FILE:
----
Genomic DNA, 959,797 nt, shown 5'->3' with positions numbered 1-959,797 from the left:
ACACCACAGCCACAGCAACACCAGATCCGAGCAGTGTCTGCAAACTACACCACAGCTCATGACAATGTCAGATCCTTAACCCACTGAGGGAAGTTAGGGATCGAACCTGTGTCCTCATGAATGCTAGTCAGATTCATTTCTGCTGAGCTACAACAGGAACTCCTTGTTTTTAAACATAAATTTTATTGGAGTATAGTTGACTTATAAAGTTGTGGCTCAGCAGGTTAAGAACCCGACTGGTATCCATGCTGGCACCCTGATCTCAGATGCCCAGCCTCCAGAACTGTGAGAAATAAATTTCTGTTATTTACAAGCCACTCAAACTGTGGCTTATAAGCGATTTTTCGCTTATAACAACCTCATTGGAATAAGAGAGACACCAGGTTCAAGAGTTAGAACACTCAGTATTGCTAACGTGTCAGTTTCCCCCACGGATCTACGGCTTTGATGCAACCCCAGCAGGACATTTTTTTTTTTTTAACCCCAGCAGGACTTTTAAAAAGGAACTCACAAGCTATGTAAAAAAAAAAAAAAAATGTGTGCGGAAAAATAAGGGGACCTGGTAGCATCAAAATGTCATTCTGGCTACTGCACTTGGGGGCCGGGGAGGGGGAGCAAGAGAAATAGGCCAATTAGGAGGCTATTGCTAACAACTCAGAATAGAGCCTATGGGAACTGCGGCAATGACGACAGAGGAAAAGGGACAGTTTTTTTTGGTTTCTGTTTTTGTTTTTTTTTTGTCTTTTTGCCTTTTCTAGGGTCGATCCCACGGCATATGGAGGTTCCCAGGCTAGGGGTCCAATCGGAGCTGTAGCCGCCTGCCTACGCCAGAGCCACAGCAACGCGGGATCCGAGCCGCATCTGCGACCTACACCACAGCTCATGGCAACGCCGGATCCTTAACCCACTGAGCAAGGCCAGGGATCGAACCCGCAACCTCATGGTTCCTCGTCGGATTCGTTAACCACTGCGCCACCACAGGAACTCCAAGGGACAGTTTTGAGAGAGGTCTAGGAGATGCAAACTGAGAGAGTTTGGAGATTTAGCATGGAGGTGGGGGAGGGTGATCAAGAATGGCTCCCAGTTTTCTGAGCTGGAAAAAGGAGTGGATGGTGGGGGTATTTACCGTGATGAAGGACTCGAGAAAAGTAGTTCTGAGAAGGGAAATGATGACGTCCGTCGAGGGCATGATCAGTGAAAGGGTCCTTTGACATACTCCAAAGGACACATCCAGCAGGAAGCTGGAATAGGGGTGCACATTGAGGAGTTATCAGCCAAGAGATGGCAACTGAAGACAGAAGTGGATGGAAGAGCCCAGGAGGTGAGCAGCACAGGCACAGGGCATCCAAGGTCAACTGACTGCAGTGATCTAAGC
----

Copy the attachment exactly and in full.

Genomic DNA, 959,797 nt, shown 5'->3' with positions numbered 1-959,797 from the left:
ACACCACAGCCACAGCAACACCAGATCCGAGCAGTGTCTGCAAACTACACCACAGCTCATGACAATGTCAGATCCTTAACCCACTGAGGGAAGTTAGGGATCGAACCTGTGTCCTCATGAATGCTAGTCAGATTCATTTCTGCTGAGCTACAACAGGAACTCCTTGTTTTTAAACATAAATTTTATTGGAGTATAGTTGACTTATAAAGTTGTGGCTCAGCAGGTTAAGAACCCGACTGGTATCCATGCTGGCACCCTGATCTCAGATGCCCAGCCTCCAGAACTGTGAGAAATAAATTTCTGTTATTTACAAGCCACTCAAACTGTGGCTTATAAGCGATTTTTCGCTTATAACAACCTCATTGGAATAAGAGAGACACCAGGTTCAAGAGTTAGAACACTCAGTATTGCTAACGTGTCAGTTTCCCCCACGGATCTACGGCTTTGATGCAACCCCAGCAGGACATTTTTTTTTTTTTAACCCCAGCAGGACTTTTAAAAAGGAACTCACAAGCTATGTAAAAAAAAAAAAAAAATGTGTGCGGAAAAATAAGGGGACCTGGTAGCATCAAAATGTCATTCTGGCTACTGCACTTGGGGGCCGGGGAGGGGGAGCAAGAGAAATAGGCCAATTAGGAGGCTATTGCTAACAACTCAGAATAGAGCCTATGGGAACTGCGGCAATGACGACAGAGGAAAAGGGACAGTTTTTTTTGGTTTCTGTTTTTGTTTTTTTTTTGTCTTTTTGCCTTTTCTAGGGTCGATCCCACGGCATATGGAGGTTCCCAGGCTAGGGGTCCAATCGGAGCTGTAGCCGCCTGCCTACGCCAGAGCCACAGCAACGCGGGATCCGAGCCGCATCTGCGACCTACACCACAGCTCATGGCAACGCCGGATCCTTAACCCACTGAGCAAGGCCAGGGATCGAACCCGCAACCTCATGGTTCCTCGTCGGATTCGTTAACCACTGCGCCACCACAGGAACTCCAAGGGACAGTTTTGAGAGAGGTCTAGGAGATGCAAACTGAGAGAGTTTGGAGATTTAGCATGGAGGTGGGGGAGGGTGATCAAGAATGGCTCCCAGTTTTCTGAGCTGGAAAAAGGAGTGGATGGTGGGGGTATTTACCGTGATGAAGGACTCGAGAAAAGTAGTTCTGAGAAGGGAAATGATGACGTCCGTCGAGGGCATGATCAGTGAAAGGGTCCTTTGACATACTCCAAAGGACACATCCAGCAGGAAGCTGGAATAGGGGTGCACATTGAGGAGTTATCAGCCAAGAGATGGCAACTGAAGACAGAAGTGGATGGAAGAGCCCAGGAGGTGAGCAGCACAGGCACAGGGCATCCAAGGTCAACTGACTGCAGTGATCTAAGC